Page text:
Thus the combination of banks creating money at will and unrestricted land prices can generate a destructive boom and bust. This was the basic mechanism behind the global financial crisis, although it was made worse by the creation of vast amounts of debt within the financial markets themselves.
Problem 5: Wall Street brings down Main Street
Here is a question that seems not to be asked very often. If I build a widget factory but nobody buys my widgets then I will go broke. If I borrowed money from my father-in-law to build the factory then he will also lose money. Employees and suppliers directly connected with the factory will lose employment and business. However the rest of the economy should continue as usual, should it not? The failure of an investment should not endanger the rest of the economy.
The business of Wall Street is supposed to be investment. A series of investment failures on Wall Street might slow the economy marginally, but only in the proportion of the investments to the whole economy. Instead a Wall Street crash slows the economy disproportionately. Wall Street brings down Main Street. Why should that be?
The answer is that our money is created and issued through loans by banks. If money was supplied separately to facilitate the exchanges of normal business, then normal business could continue as usual. However in our present system investment failures reduce the supply of money and thus constrain the whole economy.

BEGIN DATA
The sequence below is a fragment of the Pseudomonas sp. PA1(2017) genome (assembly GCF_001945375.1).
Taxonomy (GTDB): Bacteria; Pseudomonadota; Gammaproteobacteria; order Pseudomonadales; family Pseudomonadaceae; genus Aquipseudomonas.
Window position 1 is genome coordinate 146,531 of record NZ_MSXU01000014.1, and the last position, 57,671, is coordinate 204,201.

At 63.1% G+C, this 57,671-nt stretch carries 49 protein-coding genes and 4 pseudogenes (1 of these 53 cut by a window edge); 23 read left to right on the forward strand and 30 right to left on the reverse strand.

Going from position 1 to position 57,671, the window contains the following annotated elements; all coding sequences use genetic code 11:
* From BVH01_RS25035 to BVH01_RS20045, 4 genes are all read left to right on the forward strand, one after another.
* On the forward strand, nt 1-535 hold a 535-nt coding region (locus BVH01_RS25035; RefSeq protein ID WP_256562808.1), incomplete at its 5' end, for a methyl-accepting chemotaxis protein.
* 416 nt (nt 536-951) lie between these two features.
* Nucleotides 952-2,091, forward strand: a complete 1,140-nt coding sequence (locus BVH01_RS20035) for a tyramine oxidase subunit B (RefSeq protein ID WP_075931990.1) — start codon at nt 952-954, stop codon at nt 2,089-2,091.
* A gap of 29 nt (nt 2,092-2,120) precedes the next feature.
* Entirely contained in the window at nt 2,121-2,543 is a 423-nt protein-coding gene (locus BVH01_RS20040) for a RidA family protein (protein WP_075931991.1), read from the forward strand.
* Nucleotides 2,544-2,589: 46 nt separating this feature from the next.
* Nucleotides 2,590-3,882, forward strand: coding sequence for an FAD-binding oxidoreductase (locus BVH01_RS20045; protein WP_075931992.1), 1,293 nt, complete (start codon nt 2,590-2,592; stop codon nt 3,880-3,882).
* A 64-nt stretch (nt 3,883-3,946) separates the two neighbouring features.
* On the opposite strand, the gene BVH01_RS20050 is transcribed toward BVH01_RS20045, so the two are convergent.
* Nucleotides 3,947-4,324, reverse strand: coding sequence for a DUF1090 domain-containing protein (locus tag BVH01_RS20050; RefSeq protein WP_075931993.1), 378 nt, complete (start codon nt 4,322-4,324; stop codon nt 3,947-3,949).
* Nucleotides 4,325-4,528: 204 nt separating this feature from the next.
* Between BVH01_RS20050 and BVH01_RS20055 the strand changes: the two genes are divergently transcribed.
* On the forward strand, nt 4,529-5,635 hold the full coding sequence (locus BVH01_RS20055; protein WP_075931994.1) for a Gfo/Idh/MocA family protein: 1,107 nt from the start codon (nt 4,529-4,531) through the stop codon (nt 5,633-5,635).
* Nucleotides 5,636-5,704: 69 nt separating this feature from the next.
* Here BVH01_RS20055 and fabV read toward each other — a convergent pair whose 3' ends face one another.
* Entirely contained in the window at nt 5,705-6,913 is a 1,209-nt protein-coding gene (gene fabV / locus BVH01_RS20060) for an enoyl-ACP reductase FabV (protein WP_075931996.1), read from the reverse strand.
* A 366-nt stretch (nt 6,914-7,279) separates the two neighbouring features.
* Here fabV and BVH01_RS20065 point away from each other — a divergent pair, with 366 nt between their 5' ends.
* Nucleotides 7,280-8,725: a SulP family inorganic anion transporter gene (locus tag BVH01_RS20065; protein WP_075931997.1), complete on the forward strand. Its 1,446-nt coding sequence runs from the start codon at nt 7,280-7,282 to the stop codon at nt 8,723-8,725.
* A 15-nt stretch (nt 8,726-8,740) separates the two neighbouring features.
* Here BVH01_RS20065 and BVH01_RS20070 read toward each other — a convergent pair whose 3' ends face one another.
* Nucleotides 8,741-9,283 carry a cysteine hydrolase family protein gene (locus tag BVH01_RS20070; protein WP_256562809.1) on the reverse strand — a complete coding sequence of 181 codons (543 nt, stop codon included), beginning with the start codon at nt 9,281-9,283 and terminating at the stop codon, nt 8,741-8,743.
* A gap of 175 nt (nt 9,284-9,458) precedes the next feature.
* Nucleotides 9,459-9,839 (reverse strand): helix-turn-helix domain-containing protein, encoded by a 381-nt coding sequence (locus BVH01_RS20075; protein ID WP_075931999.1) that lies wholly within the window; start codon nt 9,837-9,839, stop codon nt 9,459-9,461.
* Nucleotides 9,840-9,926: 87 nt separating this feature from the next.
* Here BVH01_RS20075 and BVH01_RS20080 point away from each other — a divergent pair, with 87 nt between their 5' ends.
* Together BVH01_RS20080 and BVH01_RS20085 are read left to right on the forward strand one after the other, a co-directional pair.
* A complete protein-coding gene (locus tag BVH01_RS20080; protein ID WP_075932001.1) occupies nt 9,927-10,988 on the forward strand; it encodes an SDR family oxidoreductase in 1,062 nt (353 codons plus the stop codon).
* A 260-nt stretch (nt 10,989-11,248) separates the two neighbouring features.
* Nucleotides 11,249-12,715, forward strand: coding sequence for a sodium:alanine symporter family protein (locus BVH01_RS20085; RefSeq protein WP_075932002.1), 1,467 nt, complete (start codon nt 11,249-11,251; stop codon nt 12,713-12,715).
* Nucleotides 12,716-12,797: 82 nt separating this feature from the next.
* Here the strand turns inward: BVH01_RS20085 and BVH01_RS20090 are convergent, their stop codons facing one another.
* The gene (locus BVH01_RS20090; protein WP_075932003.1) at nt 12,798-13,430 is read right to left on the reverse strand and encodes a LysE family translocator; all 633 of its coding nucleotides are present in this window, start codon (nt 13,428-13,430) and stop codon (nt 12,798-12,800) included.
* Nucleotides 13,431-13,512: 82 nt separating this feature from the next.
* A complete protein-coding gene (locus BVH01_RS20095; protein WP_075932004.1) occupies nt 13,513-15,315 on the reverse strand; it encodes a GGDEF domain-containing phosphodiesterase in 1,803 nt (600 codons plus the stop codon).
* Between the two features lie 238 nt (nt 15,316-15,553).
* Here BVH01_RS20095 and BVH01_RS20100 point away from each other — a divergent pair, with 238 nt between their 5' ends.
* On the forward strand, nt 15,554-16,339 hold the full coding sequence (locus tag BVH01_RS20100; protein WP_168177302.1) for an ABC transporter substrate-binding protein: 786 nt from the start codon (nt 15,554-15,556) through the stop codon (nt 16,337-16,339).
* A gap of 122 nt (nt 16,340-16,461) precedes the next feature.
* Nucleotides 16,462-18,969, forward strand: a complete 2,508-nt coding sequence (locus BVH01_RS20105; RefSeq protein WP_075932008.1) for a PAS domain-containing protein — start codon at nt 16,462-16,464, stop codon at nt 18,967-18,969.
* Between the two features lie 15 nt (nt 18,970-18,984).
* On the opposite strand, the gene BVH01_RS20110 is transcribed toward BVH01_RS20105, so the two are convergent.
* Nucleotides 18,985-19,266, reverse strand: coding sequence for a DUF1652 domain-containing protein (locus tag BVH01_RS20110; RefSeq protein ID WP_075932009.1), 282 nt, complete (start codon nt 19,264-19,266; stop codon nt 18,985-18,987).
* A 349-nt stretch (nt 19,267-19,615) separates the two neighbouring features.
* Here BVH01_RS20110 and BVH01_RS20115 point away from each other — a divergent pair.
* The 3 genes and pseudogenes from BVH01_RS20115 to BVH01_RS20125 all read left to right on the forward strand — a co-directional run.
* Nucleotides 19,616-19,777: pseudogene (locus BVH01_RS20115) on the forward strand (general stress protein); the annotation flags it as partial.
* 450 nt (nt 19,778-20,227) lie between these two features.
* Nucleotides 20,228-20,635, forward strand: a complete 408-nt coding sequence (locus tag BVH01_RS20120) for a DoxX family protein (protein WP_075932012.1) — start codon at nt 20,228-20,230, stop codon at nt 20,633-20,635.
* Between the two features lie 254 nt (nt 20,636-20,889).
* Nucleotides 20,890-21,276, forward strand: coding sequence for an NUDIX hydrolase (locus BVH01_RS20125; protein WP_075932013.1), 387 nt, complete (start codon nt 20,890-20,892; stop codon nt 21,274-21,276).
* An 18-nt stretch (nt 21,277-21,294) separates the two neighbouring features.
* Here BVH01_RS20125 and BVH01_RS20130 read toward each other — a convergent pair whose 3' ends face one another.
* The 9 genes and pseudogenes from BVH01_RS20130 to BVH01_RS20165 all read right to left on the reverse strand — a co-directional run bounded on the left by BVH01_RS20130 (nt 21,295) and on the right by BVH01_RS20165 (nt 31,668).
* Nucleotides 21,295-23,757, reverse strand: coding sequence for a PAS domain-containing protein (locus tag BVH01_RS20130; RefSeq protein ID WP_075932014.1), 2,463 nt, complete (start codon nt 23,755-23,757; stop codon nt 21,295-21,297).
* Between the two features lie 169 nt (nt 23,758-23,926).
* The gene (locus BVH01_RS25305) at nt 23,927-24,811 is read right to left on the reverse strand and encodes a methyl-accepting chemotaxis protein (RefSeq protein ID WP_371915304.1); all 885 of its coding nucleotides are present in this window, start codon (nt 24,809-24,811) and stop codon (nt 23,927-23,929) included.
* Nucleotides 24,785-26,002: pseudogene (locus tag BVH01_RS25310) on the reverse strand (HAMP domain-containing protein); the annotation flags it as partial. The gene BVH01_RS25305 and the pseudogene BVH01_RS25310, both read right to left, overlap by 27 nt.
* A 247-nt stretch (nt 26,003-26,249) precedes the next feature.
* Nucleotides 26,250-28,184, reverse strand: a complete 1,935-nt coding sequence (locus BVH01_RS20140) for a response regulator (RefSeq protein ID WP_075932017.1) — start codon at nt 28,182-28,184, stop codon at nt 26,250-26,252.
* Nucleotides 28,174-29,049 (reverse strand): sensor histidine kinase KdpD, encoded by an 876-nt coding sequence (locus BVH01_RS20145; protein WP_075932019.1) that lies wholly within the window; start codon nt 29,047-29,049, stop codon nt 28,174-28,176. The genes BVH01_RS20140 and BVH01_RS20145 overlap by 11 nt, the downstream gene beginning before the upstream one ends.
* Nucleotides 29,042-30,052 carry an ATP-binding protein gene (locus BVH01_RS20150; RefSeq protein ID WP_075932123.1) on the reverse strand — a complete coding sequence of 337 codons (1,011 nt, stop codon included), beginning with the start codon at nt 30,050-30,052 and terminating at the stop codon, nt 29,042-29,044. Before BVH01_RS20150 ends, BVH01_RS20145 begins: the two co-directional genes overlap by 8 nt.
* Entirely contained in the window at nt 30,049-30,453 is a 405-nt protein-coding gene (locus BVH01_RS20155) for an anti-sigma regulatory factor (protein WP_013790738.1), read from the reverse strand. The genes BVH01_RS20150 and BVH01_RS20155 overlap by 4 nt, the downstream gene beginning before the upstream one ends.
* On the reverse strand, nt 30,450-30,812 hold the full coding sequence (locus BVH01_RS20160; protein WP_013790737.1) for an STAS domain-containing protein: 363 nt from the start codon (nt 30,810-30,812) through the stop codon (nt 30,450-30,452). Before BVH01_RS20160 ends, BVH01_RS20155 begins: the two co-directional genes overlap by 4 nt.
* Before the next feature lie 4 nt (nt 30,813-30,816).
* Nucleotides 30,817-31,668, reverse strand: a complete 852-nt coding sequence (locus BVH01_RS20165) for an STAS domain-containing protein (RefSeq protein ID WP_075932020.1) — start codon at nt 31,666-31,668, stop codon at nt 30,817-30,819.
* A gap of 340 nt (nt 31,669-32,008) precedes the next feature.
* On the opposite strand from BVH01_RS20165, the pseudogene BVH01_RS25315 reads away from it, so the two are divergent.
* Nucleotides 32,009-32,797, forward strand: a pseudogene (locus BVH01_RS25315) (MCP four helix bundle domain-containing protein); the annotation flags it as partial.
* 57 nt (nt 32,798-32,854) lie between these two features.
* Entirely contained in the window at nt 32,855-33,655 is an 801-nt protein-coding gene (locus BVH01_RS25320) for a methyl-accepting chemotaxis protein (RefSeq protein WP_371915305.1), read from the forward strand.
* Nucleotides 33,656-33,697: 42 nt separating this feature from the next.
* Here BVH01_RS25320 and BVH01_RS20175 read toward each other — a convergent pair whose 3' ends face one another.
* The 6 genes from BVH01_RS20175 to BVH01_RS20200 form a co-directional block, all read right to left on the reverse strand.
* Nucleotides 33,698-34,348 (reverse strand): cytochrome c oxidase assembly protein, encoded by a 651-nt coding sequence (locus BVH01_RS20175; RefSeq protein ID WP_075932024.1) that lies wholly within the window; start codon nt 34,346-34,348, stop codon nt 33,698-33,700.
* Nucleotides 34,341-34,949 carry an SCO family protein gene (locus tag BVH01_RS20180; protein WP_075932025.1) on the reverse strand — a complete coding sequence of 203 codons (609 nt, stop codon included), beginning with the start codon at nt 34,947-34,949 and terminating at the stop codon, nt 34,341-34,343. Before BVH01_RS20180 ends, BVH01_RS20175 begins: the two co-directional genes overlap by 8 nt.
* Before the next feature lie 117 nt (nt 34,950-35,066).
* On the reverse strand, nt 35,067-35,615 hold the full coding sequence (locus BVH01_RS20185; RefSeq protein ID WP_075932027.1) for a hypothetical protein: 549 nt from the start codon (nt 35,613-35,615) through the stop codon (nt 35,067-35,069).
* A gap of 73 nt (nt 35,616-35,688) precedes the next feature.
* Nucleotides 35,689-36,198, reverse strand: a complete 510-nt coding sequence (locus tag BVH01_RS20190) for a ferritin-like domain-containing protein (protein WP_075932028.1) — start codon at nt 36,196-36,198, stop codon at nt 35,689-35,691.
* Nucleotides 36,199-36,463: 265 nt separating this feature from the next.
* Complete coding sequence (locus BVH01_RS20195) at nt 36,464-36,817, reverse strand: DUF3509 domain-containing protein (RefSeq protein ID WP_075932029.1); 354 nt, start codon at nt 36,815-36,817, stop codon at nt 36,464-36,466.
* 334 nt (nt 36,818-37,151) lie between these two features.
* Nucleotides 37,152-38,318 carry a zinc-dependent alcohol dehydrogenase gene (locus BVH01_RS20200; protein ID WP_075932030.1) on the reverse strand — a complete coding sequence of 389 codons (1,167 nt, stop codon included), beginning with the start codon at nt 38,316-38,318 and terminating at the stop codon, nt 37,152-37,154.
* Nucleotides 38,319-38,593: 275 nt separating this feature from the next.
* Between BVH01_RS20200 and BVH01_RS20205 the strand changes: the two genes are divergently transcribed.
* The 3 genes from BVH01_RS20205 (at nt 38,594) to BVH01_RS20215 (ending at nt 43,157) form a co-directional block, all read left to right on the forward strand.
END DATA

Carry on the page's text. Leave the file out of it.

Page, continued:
The remedy is to loan only existing money, not to create new money for a loan. In this way an investment failure would not reduce the money supply, though it would shift to money from one person to another. Money can be created and issued in much the same way as happens when you use your credit card, although the fees and regulations ought to be rather different so as to avoid excessive issuing of money4. I have explained in more detail how money supply and investment could work in my books The Nature of the Beast and Sack the Economists.
Non-problem: government deficit
If the government borrows money to build a train line or a university then that money is being usefully invested and will stimulate the economy and return taxes to the government. Sensible government spending is a good thing. National governments outside the Eurozone can actually create money if they need, so there is no danger they will default. Because of the lower risk they are also charged lower interest rates on their borrowings. Government deficits are not a serious problem. The sum of private debts is usually far greater, and it does burden and destabilise the economy.